Journal of Clinical and Diagnostic Research, ISSN - 0973 - 709X

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Original article / research
Table of Contents - Year : 2016 | Month : August | Volume : 10 | Issue : 8 | Page : QC04 - QC07

Diagnostic Performance of Ultrasonography for Detection of Abruption and Its Clinical Correlation and Maternal and Foetal Outcome QC04-QC07

Gauri Raghunath Shinde, Babita Prakash Vaswani, R.P. Patange, Manisha Manish Laddad, Rajashree Babasaheb Bhosale

Dr. Gauri Raghunath Shinde,
C/S No 1549, Opposite Swimming Tank, Ganesh Nagar, Sangli-416416, Maharashtra, India.

Introduction: Placental abruption complicates about 1% of singleton pregnancies and is an important cause of perinatal mortality and morbidity. Though sensitivity and reliability of ultrasound are poor for detecting or excluding placental abruption, because of the advances in ultrasound resolution, imaging and interpretation, sensitivity of ultrasound is better than what was reported previously.

Aim: To determine the diagnostic performance of Ultrasonography (USG) for the detection of placental abruption and whether sonographic results correlate with maternal and foetal management and outcome.

Materials and Methods: Thirty patients with clinical diagnosis of placental abruption were studied in the Obstetrics and Gynaecology Department of Krishna Institute of Medical Sciences, over a period of 6 months. These patients underwent ultrasonography for confirmation. Obstetric and neonatal outcome and sonographic results were compared and reviewed. Sonographic sensitivity and specificity and positive and negative predictive values were calculated.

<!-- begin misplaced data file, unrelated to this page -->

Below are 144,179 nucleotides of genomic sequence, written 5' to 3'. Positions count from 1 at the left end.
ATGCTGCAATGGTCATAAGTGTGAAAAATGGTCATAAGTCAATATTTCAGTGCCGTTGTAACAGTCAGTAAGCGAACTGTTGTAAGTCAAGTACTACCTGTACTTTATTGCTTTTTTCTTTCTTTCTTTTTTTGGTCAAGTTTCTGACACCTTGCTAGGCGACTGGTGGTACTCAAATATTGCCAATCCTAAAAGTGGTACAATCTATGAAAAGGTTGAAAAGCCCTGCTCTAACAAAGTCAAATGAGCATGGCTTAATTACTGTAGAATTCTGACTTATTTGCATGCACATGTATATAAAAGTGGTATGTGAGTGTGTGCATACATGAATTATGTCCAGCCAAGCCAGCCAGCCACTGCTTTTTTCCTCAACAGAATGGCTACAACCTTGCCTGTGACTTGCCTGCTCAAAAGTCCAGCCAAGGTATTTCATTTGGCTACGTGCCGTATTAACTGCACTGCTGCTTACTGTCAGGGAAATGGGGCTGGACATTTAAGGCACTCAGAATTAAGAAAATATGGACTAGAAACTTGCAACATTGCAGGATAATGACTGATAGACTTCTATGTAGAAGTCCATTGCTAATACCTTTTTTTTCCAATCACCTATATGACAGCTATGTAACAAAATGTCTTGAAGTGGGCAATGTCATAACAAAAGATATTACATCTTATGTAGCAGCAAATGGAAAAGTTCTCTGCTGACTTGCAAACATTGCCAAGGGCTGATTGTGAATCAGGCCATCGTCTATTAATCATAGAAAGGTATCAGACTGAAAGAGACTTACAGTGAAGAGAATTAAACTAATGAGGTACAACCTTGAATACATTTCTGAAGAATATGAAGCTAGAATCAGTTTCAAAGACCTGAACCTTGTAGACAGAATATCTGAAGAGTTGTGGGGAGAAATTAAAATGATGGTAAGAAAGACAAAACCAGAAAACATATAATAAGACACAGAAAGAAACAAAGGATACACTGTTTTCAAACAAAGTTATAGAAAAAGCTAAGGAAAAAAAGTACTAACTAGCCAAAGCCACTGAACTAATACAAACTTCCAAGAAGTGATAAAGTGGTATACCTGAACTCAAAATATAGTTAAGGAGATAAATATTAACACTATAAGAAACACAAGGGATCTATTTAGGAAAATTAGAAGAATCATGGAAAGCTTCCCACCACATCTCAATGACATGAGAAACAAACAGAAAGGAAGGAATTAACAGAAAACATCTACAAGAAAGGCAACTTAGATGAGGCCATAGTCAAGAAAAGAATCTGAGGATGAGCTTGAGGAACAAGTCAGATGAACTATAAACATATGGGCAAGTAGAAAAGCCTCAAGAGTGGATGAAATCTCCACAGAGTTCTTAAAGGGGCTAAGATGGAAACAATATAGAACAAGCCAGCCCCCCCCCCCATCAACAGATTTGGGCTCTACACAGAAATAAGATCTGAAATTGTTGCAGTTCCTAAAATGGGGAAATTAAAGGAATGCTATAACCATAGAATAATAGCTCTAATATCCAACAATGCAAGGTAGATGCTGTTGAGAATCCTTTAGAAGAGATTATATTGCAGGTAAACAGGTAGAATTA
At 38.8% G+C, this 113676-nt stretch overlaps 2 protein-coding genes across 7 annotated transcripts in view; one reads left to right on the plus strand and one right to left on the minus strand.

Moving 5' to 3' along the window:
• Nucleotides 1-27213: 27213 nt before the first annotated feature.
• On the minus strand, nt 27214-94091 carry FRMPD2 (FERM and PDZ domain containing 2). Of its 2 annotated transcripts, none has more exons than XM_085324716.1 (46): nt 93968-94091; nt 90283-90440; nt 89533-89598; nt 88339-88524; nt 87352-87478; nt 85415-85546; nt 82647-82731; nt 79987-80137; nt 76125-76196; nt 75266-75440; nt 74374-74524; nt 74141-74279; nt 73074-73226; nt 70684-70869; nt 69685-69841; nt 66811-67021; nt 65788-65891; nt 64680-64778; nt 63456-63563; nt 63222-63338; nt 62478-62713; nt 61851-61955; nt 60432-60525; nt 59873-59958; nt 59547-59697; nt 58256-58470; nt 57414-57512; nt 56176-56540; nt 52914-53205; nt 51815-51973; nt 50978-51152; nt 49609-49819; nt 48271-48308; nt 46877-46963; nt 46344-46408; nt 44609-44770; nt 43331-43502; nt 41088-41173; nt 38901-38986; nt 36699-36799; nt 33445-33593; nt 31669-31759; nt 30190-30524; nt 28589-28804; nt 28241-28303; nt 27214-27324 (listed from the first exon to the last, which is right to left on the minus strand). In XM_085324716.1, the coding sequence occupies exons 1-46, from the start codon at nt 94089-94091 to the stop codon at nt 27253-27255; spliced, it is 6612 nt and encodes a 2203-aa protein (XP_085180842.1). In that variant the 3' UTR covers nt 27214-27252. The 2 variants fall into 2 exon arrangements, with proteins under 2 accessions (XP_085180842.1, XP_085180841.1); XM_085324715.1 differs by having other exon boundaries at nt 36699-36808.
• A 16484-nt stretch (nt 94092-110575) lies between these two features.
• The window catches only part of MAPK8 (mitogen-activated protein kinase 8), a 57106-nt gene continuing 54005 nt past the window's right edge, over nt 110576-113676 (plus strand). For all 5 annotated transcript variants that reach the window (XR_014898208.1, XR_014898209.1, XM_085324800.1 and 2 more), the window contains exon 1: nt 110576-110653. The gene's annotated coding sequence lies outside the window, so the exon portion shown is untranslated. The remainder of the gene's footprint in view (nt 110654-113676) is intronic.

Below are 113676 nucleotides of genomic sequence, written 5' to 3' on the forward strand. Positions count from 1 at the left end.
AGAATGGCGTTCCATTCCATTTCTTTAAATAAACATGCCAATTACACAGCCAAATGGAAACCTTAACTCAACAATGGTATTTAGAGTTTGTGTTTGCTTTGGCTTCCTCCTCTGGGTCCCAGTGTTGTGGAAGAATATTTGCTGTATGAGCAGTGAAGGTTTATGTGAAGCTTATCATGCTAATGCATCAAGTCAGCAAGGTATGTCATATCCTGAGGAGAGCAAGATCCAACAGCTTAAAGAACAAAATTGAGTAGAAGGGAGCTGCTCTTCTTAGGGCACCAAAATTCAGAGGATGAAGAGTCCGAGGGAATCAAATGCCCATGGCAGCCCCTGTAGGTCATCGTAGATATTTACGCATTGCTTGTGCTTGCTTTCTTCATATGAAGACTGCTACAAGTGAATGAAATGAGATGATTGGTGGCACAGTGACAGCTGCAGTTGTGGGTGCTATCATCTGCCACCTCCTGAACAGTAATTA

Results: Incidence of abruption in present study was 1.56% (28 patients out of 1786 total deliveries). Sensitivity of ultrasonography in the diagnosis of abruption was 57% (CI 37.15%-75.57%) while its specificity was 100% (CI 15.81%-100%) with a positive predictive value of 100% (CI 79.42%-100%) and a 14% (CI 1.78% - 42.83%) negative predictive value. An 87.5% of patients(14 out of 16) with a positive USG finding of abruption had Intrauterine foetal Death (IUD)/still birth while 91.6% of patients (11 out of 12) with negative USG findings of abruption gave birth to babies who required NICU admission.

Conclusion: Sonography is not sensitive for the detection of placental abruption but it is highly specific. Positive sonographic findings are associated with increased maternal morbidity, require more aggressive obstetric management and it is associated with worse perinatal outcome. In case of a negative USG finding, but a strong clinical suspicion of abruption if obstetric intervention is made in due time, foetal as well as maternal outcome are better. Foetal outcome also depends on gestational age. Preterm patients with positive USG and intrapartum findings of abruption have worse foetal outcome compared to full-term patients with abruption.